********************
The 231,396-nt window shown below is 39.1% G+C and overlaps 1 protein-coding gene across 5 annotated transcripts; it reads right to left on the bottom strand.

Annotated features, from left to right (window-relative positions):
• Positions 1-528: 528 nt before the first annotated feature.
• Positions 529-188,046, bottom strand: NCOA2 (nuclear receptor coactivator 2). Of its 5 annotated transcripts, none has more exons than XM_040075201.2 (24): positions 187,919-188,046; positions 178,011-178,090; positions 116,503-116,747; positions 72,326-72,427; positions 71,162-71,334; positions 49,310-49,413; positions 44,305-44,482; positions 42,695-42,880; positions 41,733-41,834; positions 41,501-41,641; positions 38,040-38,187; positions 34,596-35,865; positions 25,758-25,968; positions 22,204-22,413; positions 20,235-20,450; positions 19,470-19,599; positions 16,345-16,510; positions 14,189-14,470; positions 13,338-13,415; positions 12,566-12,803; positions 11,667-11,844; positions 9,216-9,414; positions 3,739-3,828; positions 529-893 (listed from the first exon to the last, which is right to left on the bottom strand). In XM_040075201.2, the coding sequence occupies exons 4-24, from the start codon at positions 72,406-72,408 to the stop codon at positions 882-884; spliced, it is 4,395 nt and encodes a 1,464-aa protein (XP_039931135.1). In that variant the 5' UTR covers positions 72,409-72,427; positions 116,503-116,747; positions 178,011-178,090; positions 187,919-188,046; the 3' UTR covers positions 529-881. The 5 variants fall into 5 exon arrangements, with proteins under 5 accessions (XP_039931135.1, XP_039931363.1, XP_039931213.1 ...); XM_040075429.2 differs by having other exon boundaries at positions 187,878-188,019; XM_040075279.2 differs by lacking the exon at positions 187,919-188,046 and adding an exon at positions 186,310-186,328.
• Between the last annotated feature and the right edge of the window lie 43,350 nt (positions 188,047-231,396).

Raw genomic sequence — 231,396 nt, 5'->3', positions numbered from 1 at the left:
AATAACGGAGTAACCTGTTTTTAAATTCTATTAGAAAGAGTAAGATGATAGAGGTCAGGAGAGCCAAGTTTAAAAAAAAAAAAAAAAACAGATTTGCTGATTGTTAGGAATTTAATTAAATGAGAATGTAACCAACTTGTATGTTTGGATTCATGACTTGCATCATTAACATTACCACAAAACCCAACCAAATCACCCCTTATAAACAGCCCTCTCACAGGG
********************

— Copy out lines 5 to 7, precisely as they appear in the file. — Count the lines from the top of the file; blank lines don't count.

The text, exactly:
• Between the last annotated feature and the right edge of the window lie 43,350 nt (positions 188,047-231,396).

Raw genomic sequence — 231,396 nt, 5'->3', positions numbered from 1 at the left:
AATAACGGAGTAACCTGTTTTTAAATTCTATTAGAAAGAGTAAGATGATAGAGGTCAGGAGAGCCAAGTTTAAAAAAAAAAAAAAAAACAGATTTGCTGATTGTTAGGAATTTAATTAAATGAGAATGTAACCAACTTGTATGTTTGGATTCATGACTTGCATCATTAACATTACCACAAAACCCAACCAAATCACCCCTTATAAACAGCCCTCTCACAGGG